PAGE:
For dozens of links to military tax resources, see below the fold.
- Questions & Answers on Combat Zone Tax Provisions
- A Combat Zone E-mail Address for members of the Armed Forces or their families worldwide to alert the IRS that they are serving in a combat zone
- IR-2007-46: Free Online Tax Filing Available to Many Military Members
- IR-2006-152: Active Duty Reservists Get Relief on Retirement Plan Payments; Refunds of 10-Percent Tax Available Back to 2001, New Law Says
- IR-2006-129: New Law Expands IRA Options for Military; Many Can Still Contribute for 2004 and 2005
- Tax Tip 2006-39: Reservists, Enlistees May Get Deferral for Back Taxes
- Military Family Tax Relief Act of 2003: Tax breaks related to military service, including two provisions that may require amended returns
- IR-2003-132: IRS Helps Military Personnel Get New Law's Tax Breaks
- IR-2003-63: New Tax Scam Targets Families of Armed Forces Members
- Notice 2003-21: Tax Relief for Those Involved in Operation Iraqi Freedom
- IR-2003-43: Tax Assistance for Military Families; New Web Site for Armed Forces
- Fact Sheet 2003-11: Information for Taxpayers Serving in the Armed Forces
- News Release IR-2002-18: Tax Relief for Troops in the Afghanistan Combat Zone
- Notice 2002-17: Tax Relief for Those Involved in Operation Enduring Freedom
NY Times Shifts AMT Stance, Embraces Tax Policy Center Plan
An editorial in today's New York Times prescribes Fixing the Alternative Tax:
The nonpartisan Tax Policy Center has come up with a plan [blogged here] that deserves lawmakers’ careful attention. It would get rid of the AMT altogether, and in its place impose a new 4% tax on income above $200,000 a year for married couples and above $100,000 for single taxpayers. Under the proposal, most taxpayers with incomes under $500,000 would pay lower taxes than if they remained subject to the AMT. Taxpayers at higher incomes would pay more taxes, especially those with incomes above $1 million. Thus the surtax would be most significant for those at the highest income levels, among the biggest beneficiaries, by far, of the Bush-era tax cuts.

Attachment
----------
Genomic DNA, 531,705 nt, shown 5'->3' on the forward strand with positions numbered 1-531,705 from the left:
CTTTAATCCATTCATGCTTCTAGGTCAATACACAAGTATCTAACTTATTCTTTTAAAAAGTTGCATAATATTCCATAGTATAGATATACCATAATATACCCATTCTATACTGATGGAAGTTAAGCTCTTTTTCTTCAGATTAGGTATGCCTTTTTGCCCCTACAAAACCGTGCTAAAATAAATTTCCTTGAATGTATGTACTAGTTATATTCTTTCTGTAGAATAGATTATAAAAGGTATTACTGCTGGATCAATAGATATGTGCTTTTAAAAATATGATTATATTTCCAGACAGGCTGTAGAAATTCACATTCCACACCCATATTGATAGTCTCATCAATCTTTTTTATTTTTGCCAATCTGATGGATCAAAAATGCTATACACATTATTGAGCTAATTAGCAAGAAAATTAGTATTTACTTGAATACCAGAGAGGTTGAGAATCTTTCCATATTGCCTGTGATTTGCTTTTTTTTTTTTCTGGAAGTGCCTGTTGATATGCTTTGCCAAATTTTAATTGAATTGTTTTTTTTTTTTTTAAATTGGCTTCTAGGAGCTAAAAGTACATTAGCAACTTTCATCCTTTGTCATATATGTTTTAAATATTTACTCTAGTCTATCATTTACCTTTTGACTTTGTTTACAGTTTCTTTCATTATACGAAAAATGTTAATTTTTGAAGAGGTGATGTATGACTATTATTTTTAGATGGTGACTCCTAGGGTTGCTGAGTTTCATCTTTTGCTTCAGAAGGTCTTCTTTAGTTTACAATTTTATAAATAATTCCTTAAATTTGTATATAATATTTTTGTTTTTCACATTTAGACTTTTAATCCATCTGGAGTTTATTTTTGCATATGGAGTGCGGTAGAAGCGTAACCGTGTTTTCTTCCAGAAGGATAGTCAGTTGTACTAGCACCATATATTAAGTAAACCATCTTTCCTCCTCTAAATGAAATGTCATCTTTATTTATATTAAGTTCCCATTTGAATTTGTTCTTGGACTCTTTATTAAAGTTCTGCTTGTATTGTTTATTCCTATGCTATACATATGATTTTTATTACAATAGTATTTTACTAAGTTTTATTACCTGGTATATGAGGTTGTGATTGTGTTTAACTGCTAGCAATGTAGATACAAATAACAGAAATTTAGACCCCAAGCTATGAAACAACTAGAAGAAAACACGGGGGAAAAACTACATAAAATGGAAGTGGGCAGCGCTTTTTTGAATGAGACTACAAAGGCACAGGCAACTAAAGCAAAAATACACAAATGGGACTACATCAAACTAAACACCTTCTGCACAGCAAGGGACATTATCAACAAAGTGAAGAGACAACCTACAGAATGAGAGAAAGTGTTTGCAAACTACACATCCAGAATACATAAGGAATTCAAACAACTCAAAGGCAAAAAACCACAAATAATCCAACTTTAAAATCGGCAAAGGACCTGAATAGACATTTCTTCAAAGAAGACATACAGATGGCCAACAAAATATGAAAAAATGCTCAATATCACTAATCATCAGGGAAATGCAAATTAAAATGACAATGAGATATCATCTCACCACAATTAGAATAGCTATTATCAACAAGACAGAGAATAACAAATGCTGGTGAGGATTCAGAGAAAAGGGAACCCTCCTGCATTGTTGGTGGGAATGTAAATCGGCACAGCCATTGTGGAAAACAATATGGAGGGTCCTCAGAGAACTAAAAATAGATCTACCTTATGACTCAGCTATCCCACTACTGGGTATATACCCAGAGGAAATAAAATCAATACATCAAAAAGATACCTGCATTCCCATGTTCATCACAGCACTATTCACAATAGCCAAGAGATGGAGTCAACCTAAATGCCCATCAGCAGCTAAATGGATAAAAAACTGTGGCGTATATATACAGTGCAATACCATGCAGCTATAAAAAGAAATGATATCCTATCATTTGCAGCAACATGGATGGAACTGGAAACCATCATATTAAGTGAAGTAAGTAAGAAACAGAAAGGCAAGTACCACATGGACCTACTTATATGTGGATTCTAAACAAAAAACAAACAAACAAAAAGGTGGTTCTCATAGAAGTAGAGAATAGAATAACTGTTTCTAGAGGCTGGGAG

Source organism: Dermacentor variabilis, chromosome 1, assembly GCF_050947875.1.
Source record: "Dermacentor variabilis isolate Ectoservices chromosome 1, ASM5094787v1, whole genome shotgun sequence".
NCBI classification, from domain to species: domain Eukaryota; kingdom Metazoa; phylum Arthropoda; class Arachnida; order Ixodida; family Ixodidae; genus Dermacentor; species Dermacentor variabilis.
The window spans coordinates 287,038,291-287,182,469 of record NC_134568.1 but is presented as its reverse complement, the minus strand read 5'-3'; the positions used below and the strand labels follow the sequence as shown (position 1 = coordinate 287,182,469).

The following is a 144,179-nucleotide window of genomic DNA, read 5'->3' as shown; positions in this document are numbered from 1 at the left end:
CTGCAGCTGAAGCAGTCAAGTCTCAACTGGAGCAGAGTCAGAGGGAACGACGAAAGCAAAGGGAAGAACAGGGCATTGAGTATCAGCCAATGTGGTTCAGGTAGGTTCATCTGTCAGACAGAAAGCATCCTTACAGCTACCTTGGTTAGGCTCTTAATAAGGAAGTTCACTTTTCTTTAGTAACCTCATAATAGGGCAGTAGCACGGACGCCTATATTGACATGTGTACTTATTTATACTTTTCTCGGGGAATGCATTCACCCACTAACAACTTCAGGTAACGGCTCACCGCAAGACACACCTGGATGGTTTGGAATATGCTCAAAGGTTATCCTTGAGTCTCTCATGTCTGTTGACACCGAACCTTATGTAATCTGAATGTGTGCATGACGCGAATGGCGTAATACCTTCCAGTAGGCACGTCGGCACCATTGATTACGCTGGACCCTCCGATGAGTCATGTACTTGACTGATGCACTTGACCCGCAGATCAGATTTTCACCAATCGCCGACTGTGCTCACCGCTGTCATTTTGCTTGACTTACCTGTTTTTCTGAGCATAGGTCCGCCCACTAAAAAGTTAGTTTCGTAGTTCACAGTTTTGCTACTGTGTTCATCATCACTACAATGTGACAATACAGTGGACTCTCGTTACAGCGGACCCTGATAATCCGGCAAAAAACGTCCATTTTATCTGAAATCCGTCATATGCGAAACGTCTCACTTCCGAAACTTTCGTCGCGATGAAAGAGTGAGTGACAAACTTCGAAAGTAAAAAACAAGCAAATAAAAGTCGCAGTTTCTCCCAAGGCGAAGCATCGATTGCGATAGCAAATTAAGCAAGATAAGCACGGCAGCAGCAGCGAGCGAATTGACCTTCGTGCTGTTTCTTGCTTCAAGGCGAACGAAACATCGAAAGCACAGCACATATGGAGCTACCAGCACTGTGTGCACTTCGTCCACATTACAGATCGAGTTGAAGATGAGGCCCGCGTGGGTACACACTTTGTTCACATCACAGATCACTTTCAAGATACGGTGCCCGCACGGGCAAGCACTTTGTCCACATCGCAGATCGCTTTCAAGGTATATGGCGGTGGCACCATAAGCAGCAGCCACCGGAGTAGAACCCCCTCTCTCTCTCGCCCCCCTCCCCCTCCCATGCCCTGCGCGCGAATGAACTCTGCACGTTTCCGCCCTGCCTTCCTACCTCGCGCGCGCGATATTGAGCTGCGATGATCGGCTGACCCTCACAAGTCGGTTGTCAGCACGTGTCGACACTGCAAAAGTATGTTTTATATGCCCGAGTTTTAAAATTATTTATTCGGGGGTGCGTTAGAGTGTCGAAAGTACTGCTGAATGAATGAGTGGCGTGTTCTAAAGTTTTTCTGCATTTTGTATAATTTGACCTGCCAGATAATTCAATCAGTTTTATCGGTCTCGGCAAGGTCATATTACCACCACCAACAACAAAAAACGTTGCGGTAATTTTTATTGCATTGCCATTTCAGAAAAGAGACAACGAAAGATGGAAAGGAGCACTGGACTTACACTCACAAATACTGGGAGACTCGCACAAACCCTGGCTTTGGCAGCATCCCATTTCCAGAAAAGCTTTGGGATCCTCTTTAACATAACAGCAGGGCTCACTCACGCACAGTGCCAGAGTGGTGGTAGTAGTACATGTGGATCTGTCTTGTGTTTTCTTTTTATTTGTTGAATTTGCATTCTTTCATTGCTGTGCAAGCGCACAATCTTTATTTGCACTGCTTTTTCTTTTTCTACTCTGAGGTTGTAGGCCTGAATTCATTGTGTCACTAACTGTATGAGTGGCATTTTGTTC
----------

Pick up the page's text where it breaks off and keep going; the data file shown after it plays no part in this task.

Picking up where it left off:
In the past, this page has advocated exempting upper-middle-income taxpayers from the AMT and revising the AMT rules to include many millionaire investors. Such investors were the original targets of the tax because they enjoy a huge break in the form of superlow capital gains tax rates. But for the past decade, they have largely escaped having to pay the alternative tax. The plan from the Tax Policy Center gets to more or less the same place, with less complexity.
Most investment income is concentrated among the wealthiest Americans. So by focusing the surtax at the highest levels, the plan could tax investment income at a rate that is more in line with the rates that everyone else pays. The only alternative to a permanent fix is to pass annual relief measures. But such stopgaps cost tens of billions of dollars a year — an estimated $70 billion in 2007 alone — all of which must be borrowed.
That’s not smart or fair. The plan from the Tax Policy Center is both.
WSJ: Financial Problems of Qualified Intermediaries May Bring More Regulation of 1031 Like-Kind Exchanges
Interesting article in the Weekend Wall Street Journal: Tax Strategy For Real Estate Hits Rocky Turf; "QI" Ploy Draws Focus as Middlemen Develop Financial Difficulties, by Peter Lattman & Kemba Dunham:
A popular tax-deferral trick for real-estate investors is facing scrutiny as key middlemen in the strategy run into financial trouble. The problems are starting to leave investors with significant losses, and raising the possibility of increased oversight of a lightly regulated corner of the real-estate investment world. In at least one instance, a firm that helps investors defer taxes this way is facing allegations of fraud.
The strategy, known as a 1031 exchange, lets investors who sell investment properties defer capital-gains taxes if they invest the proceeds in "like kind" property within 180 days. To qualify for the benefit, the seller can't touch the money from the sale. Instead, the funds must go into an account until they are used for the purchase of a new property. That's where the money can be vulnerable.
These exchanges have been around for nearly 90 years, but their popularity has increased in the past decade as the number of real-estate investors has exploded. In a 2005 study by Deloitte Tax LLP there were about 220 million 1031 exchange transactions in 2003 totaling about $200 billion in value, the most recent data available.
The accounts for 1031 exchanges are typically handled by a party called a "qualified intermediary," also called an accommodator or facilitator. While many so-called QIs are part of banks or title-insurance companies, the QI business is largely unregulated. There are hundreds of independent QI businesses across the country. Furthermore, a QI can do virtually anything with the funds in its possession, subject to its agreement with the taxpayer. "There isn't any kind of prohibition in the tax code that says where those dollars can be placed," says John King, senior vice president at a subsidiary of Fidelity National Financial Inc. in Jacksonville, Fla. that serves as a qualified intermediary. ...